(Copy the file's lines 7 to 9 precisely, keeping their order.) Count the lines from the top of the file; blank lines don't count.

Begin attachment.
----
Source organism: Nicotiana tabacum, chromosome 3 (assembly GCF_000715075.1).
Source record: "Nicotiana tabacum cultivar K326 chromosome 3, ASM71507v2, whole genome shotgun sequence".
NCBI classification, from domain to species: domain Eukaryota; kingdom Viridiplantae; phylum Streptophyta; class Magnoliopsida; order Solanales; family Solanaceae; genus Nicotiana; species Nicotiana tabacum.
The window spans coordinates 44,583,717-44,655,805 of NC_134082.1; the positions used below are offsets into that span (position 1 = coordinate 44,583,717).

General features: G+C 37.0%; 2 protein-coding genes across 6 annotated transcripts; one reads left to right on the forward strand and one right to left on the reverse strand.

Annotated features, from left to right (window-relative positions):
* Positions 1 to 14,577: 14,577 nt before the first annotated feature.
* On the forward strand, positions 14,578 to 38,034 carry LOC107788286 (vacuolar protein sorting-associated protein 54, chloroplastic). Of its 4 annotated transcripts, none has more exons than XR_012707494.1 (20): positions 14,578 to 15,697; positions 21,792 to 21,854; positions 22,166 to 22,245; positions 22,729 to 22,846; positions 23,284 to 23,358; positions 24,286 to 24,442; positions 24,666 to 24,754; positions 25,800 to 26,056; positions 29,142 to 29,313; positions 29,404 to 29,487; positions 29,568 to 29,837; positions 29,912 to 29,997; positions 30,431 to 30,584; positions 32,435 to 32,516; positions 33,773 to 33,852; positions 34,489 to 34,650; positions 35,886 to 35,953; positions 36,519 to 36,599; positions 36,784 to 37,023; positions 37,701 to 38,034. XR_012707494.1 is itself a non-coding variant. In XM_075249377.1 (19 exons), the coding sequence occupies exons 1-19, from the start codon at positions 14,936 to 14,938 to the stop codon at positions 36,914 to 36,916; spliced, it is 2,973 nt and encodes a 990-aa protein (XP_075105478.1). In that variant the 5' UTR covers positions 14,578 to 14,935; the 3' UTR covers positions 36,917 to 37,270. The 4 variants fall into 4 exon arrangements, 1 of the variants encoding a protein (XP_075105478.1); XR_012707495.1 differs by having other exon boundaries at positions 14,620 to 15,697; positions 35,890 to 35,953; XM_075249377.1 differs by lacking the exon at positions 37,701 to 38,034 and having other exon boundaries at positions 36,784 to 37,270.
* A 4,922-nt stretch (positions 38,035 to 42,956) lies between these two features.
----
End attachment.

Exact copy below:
* Positions 1 to 14,577: 14,577 nt before the first annotated feature.
* On the forward strand, positions 14,578 to 38,034 carry LOC107788286 (vacuolar protein sorting-associated protein 54, chloroplastic). Of its 4 annotated transcripts, none has more exons than XR_012707494.1 (20): positions 14,578 to 15,697; positions 21,792 to 21,854; positions 22,166 to 22,245; positions 22,729 to 22,846; positions 23,284 to 23,358; positions 24,286 to 24,442; positions 24,666 to 24,754; positions 25,800 to 26,056; positions 29,142 to 29,313; positions 29,404 to 29,487; positions 29,568 to 29,837; positions 29,912 to 29,997; positions 30,431 to 30,584; positions 32,435 to 32,516; positions 33,773 to 33,852; positions 34,489 to 34,650; positions 35,886 to 35,953; positions 36,519 to 36,599; positions 36,784 to 37,023; positions 37,701 to 38,034. XR_012707494.1 is itself a non-coding variant. In XM_075249377.1 (19 exons), the coding sequence occupies exons 1-19, from the start codon at positions 14,936 to 14,938 to the stop codon at positions 36,914 to 36,916; spliced, it is 2,973 nt and encodes a 990-aa protein (XP_075105478.1). In that variant the 5' UTR covers positions 14,578 to 14,935; the 3' UTR covers positions 36,917 to 37,270. The 4 variants fall into 4 exon arrangements, 1 of the variants encoding a protein (XP_075105478.1); XR_012707495.1 differs by having other exon boundaries at positions 14,620 to 15,697; positions 35,890 to 35,953; XM_075249377.1 differs by lacking the exon at positions 37,701 to 38,034 and having other exon boundaries at positions 36,784 to 37,270.
* A 4,922-nt stretch (positions 38,035 to 42,956) lies between these two features.